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Old July 21, 2011, 11:38 PM   #1
kspain5
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leaving the tube loaded

Well I've wanted one for a while and just got my first shotgun, mossberg 590. I'm sure I will have more questions later on but just one for tonight. I have seen all the debate on "spring fatigue" in pistol mags, I keep my mags loaded. Am I safe to assume the same for the tube in my shotgun? I would like to leave it loaded as I imagine it will be primarily HD. I live alone, no kids, little hands are not an issue.
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Old July 22, 2011, 01:06 AM   #2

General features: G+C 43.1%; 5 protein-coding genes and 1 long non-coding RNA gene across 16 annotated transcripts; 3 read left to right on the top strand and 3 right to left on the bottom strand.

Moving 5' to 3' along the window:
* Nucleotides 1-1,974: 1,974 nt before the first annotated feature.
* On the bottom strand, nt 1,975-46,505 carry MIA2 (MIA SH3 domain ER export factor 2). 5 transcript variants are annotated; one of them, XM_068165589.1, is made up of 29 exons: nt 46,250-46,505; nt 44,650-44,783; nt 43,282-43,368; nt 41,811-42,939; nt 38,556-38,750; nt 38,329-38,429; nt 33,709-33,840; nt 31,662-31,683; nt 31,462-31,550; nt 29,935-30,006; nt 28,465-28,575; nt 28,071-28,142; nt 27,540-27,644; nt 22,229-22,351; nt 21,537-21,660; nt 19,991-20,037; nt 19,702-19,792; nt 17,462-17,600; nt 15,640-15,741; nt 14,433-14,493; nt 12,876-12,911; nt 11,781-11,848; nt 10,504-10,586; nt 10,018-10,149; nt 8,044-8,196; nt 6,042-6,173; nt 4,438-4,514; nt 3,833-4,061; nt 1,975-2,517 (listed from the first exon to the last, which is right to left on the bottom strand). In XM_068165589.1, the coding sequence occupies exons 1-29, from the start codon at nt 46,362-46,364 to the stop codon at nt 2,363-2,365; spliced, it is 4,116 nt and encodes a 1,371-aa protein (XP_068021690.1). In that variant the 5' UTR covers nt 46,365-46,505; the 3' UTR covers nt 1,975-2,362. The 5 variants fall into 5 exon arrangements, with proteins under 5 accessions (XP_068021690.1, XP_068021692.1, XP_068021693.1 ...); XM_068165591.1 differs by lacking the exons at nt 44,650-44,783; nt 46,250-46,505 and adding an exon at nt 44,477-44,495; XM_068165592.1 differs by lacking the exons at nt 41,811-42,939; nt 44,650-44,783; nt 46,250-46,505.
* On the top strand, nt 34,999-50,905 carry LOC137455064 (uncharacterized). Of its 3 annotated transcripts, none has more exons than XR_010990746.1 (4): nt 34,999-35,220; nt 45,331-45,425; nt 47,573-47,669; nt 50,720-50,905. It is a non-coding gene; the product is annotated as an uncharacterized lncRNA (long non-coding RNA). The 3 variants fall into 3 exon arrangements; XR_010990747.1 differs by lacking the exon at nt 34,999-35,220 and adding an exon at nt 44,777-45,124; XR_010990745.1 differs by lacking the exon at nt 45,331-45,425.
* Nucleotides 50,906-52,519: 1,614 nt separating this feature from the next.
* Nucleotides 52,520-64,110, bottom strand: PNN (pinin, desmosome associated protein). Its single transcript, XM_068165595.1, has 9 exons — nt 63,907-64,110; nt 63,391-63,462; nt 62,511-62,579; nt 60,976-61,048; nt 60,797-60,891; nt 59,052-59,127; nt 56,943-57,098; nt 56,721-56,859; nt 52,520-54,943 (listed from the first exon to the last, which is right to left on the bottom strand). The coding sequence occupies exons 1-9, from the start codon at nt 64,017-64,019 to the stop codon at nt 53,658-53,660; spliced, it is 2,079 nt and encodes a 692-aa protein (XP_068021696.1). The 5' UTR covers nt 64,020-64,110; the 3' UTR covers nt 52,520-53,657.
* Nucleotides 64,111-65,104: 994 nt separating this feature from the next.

bamaranger
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fatigue

Springs fatigue, period. Some more than others. Why is hotly debatedrolonged compression v. repeated cycling?

LE shotguns are routinely left "half loaded" in the "cruiser carry" mode.

A weak mag tube spring can be the cause of poor function and I would change one out on any gun shot a lot .
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Old July 22, 2011, 02:33 PM   #3
Slopemeno
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I left a Mossberg 500 (the 7+1 version) loaded for, oh, 18 years. Was the spring a bit weaker? Yes. Did it still function? Yes. Was the ammo still good? Yes.

Springs are ultimately a consumable item, but there's no reason to overdo it.
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Old July 22, 2011, 02:38 PM   #4
hogdogs
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No durability testing of a spring is performed by gently compressing it to within the compressed parameters and leaving it there...

Tests on springs will be cycles until failure or over compression until failure...